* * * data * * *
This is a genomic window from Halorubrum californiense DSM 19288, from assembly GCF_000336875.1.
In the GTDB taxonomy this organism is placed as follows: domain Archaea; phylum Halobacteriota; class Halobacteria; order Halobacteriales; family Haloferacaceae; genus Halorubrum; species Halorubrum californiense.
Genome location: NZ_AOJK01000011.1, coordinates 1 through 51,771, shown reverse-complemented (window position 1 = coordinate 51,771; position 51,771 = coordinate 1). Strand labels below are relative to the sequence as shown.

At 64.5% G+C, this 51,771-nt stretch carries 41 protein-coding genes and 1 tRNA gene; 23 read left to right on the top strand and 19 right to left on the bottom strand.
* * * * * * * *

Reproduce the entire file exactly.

This is a genomic window from Halorubrum californiense DSM 19288, from assembly GCF_000336875.1.
In the GTDB taxonomy this organism is placed as follows: domain Archaea; phylum Halobacteriota; class Halobacteria; order Halobacteriales; family Haloferacaceae; genus Halorubrum; species Halorubrum californiense.
Genome location: NZ_AOJK01000011.1, coordinates 1 through 51,771, shown reverse-complemented (window position 1 = coordinate 51,771; position 51,771 = coordinate 1). Strand labels below are relative to the sequence as shown.

At 64.5% G+C, this 51,771-nt stretch carries 41 protein-coding genes and 1 tRNA gene; 23 read left to right on the top strand and 19 right to left on the bottom strand.